Lenient Sentencing: A Comparative Analysis

Fagun Sahni
Symbiosis Law School, Noida, India

Volume III – Issue II, 2021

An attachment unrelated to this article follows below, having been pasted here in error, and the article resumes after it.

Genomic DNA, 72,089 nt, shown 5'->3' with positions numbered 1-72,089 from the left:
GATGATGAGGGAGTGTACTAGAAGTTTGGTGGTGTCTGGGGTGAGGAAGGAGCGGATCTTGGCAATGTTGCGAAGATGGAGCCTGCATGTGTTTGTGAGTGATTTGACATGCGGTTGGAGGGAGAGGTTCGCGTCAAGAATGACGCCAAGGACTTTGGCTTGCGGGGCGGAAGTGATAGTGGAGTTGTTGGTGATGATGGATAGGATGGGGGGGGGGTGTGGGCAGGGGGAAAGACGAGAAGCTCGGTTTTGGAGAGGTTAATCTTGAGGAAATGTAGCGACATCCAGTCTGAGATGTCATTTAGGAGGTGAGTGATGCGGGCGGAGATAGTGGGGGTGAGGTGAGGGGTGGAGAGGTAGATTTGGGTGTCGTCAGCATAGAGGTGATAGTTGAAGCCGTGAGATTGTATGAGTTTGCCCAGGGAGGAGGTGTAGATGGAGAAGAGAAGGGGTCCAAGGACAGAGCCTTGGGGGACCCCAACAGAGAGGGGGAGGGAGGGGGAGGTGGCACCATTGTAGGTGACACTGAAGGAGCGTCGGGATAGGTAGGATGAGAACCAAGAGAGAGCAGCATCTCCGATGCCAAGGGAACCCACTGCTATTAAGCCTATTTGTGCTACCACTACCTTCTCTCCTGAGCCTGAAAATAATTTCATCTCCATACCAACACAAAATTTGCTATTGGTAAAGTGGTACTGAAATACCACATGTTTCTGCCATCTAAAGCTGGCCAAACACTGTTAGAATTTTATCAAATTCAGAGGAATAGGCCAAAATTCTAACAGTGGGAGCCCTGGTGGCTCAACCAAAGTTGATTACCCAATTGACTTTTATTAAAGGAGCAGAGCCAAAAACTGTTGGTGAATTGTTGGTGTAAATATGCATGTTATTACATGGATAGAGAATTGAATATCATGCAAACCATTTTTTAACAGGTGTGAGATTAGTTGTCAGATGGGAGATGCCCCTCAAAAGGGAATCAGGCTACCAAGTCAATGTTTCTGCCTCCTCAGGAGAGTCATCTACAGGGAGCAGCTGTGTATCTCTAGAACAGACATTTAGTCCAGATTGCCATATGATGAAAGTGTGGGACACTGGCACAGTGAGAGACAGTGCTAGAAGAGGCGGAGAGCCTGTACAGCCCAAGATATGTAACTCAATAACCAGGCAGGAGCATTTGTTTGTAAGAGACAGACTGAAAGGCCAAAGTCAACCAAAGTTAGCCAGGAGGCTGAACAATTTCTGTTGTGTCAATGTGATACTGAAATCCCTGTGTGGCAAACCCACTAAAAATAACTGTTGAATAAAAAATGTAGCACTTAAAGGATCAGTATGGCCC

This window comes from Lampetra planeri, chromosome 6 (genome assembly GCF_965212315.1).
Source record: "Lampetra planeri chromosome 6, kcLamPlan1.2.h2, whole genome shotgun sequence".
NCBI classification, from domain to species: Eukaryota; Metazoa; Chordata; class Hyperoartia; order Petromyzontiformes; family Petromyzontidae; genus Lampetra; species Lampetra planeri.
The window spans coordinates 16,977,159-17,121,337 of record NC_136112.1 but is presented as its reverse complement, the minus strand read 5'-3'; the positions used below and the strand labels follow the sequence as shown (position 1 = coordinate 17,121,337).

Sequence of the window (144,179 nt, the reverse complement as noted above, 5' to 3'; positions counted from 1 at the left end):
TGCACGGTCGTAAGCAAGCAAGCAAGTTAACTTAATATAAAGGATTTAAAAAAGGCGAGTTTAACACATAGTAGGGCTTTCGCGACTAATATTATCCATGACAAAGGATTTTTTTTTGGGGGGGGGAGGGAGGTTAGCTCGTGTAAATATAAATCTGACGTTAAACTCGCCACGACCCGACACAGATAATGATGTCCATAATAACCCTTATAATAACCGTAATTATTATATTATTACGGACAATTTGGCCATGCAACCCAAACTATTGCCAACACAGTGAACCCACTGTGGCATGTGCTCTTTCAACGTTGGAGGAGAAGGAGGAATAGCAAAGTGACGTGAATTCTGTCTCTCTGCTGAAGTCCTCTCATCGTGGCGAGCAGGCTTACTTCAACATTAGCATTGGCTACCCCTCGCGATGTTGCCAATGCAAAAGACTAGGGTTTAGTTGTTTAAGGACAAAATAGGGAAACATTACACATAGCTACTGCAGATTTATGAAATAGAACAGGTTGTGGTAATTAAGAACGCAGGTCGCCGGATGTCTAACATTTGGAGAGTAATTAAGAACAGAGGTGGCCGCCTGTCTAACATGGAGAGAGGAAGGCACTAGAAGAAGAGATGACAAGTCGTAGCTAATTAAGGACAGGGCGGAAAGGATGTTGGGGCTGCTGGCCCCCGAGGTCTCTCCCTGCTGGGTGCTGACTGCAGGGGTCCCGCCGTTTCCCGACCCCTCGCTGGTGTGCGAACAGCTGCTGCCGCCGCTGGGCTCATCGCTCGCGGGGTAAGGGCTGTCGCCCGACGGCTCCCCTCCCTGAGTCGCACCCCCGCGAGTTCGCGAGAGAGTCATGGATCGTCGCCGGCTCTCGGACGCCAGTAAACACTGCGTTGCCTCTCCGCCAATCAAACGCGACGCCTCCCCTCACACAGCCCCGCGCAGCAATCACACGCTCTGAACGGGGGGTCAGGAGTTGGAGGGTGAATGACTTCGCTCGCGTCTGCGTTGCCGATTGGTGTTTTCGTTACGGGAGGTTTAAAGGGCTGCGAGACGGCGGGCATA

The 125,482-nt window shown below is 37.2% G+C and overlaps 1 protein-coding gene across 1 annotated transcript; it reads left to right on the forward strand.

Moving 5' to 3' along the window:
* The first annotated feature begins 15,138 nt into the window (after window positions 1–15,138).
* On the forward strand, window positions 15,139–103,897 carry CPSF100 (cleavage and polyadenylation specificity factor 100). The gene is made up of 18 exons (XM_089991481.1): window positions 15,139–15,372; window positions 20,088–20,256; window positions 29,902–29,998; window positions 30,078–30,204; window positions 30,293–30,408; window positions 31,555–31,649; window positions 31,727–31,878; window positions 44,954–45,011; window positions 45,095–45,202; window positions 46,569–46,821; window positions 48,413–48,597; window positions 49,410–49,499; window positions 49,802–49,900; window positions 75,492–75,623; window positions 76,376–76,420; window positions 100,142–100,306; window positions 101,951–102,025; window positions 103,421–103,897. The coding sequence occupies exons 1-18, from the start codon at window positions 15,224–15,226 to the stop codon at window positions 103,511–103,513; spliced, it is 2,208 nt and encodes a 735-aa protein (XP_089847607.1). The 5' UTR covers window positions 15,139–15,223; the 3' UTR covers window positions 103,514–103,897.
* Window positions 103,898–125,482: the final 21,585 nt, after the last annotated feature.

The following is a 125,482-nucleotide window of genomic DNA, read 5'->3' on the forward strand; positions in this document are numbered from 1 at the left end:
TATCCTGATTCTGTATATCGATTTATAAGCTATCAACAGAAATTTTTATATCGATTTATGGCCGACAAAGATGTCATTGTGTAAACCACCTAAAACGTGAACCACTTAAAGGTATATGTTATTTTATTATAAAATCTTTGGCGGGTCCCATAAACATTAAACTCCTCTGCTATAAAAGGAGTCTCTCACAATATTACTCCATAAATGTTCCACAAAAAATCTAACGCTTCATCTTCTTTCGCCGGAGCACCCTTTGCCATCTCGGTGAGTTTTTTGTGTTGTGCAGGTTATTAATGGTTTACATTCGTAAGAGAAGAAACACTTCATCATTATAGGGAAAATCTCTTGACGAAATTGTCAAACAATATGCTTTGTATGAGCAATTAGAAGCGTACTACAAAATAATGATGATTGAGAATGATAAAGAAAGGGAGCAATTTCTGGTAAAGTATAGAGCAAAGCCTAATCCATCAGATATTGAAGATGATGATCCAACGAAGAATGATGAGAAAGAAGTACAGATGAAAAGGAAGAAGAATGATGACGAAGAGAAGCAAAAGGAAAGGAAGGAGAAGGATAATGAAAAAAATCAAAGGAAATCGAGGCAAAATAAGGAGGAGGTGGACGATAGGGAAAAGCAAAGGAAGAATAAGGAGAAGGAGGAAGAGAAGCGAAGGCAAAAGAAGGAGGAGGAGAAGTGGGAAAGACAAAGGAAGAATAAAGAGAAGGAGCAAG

Deterrence or Reformation? This is a question as old as criminology and penology itself. Answering this question is not only tricky, but is seemingly impossible. On the one hand, deterrence prevents further commitment of offences, or at least aims to, by means of imposition of harsh sentences; whereas reformation on the other hand, tends to be much more lenient with the object of reforming the perpetrator of offence. Whereas there are instances of unimaginably harsh sentences being imposed in the name of deterrence, the instances of unreasonably lenient sentencing for progressing the reformative mindset clearly outnumber them. These lenient sentencing may be politically motivated, or reflective of the ideology of the presiding judge, or even warranted by the existence of certain factors which are ‘mitigative’ in nature; yet the consequences of such leniency are visible in the society. Retribution is often ignored in the name of reformation, which is not necessarily wrong, but could amalgamate into it. In light of this, a uniform pattern of sentencing is required to be done by the Courts, balancing all three aspects: Reformation, Retribution, and Deterrence. Sentencing, however, is a judicial act which cannot be dictated by an algorithm, meaning whereby, that uniformity rests on the shoulder of judges, and not the legislatures of the State. Although it is seemingly imperative for uniform sentencing guidelines to exist, there exist inherent conundrums which can only be found either by close inspection, or practical application. One such factor is construing ‘aggravating’ and ‘mitigating’ factors, which often are the determinants of harshness or leniency of sentencing. A straitjacket formula to construe such factors cannot exist; and if it does, it might be even more ineffective than the absence of the same. The need of the hour is uniformity in sentencing for protection of the rights of the accused, the victim, as well as the society; the only question is how?


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